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If you're not sure where to start when looking for the next multi-bagger, there are a few key trends you should keep an eye out for. Firstly, we'll want to see a proven return on capital employed (ROCE) that is increasing, and secondly, an expanding base of capital employed. Put simply, these types of businesses are compounding machines, meaning they are continually reinvesting their earnings at ever-higher rates of return. With that in mind, we've noticed some promising trends at Escalade (NASDAQ:ESCA) so let's look a bit deeper.
Return On Capital Employed (ROCE): What is it?
Just to clarify if you're unsure, ROCE is a metric for evaluating how much pre-tax income (in percentage terms) a company earns on the capital invested in its business. Analysts use this formula to calculate it for Escalade:
Return on Capital Employed = Earnings Before Interest and Tax (EBIT) ÷ (Total Assets - Current Liabilities)
0.13 = US$34m ÷ (US$307m - US$56m) (Based on the trailing twelve months to March 2022).
Thus, Escalade has an ROCE of 13%. In isolation, that's a pretty standard return but against the Leisure industry average of 22%, it's not as good.
In the above chart we have measured Escalade's prior ROCE against its prior performance, but the future is arguably more important. If you'd like, you can check out the forecasts from the analysts covering Escalade here for free.
What The Trend Of ROCE Can Tell Us
The trends we've noticed at Escalade are quite reassuring. The numbers show that in the last five years, the returns generated on capital employed have grown considerably to 13%. The amount of capital employed has increased too, by 93%. So we're very much inspired by what we're seeing at Escalade thanks to its ability to profitably reinvest capital.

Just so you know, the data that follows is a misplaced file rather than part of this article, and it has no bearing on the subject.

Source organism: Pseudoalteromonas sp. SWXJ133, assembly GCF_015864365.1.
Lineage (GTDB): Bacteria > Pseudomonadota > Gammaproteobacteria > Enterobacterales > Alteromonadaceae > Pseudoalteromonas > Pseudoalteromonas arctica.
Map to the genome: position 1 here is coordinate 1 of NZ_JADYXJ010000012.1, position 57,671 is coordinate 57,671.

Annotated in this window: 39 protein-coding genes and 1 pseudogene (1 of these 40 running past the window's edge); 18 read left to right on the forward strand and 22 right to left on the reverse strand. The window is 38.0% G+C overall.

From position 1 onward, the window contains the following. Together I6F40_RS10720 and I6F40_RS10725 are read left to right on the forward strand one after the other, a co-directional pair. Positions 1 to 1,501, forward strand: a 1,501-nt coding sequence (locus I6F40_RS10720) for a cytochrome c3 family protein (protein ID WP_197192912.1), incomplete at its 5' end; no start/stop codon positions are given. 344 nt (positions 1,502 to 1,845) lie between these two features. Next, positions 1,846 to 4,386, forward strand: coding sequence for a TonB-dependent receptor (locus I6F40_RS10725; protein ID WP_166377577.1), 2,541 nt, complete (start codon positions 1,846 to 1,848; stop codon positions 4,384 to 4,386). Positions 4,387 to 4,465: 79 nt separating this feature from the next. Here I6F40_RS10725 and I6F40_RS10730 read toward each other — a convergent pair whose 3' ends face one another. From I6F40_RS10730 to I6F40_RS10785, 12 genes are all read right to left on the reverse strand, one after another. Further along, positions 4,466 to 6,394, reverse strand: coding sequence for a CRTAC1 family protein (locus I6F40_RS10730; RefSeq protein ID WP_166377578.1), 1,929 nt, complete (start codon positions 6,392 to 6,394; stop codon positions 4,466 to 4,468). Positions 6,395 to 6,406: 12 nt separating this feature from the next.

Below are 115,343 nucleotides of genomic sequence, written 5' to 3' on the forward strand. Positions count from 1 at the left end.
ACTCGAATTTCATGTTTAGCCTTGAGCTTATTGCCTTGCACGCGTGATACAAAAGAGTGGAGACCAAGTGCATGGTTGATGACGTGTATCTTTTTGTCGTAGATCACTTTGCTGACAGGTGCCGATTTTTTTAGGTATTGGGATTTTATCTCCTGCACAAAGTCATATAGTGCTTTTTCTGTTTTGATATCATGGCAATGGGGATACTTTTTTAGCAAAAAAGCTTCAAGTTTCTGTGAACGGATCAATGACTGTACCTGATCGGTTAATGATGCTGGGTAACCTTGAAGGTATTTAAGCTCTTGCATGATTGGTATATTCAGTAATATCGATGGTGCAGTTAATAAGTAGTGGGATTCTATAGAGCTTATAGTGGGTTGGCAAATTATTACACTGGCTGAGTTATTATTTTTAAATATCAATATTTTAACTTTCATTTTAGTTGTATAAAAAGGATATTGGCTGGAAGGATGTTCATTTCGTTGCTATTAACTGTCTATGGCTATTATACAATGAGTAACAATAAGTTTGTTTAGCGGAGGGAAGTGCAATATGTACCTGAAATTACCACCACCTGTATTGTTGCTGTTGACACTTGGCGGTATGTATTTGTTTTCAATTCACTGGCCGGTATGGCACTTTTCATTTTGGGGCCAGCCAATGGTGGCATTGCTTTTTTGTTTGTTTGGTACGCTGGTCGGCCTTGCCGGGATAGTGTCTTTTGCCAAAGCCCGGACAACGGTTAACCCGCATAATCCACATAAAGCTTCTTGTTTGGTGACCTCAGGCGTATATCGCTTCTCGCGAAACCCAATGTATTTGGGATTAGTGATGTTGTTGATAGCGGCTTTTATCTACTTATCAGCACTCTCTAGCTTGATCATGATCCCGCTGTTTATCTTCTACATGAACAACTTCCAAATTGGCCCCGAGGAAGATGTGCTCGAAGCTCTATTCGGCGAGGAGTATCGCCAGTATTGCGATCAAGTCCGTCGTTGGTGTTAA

The Bottom Line
To sum it up, Escalade has proven it can reinvest in the business and generate higher returns on that capital employed, which is terrific. Since the stock has only returned 25% to shareholders over the last five years, the promising fundamentals may not be recognized yet by investors. So exploring more about this stock could uncover a good opportunity, if the valuation and other metrics stack up.
Escalade does have some risks, we noticed 2 warning signs (and 1 which is a bit unpleasant) we think you should know about.
While Escalade may not currently earn the highest returns, we've compiled a list of companies that currently earn more than 25% return on equity. Check out this free list here.
Have feedback on this article? Concerned about the content? Get in touch with us directly. Alternatively, email editorial-team (at) simplywallst.com.
This article by Simply Wall St is general in nature. We provide commentary based on historical data and analyst forecasts only using an unbiased methodology and our articles are not intended to be financial advice. It does not constitute a recommendation to buy or sell any stock, and does not take account of your objectives, or your financial situation. We aim to bring you long-term focused analysis driven by fundamental data. Note that our analysis may not factor in the latest price-sensitive company announcements or qualitative material. Simply Wall St has no position in any stocks mentioned.
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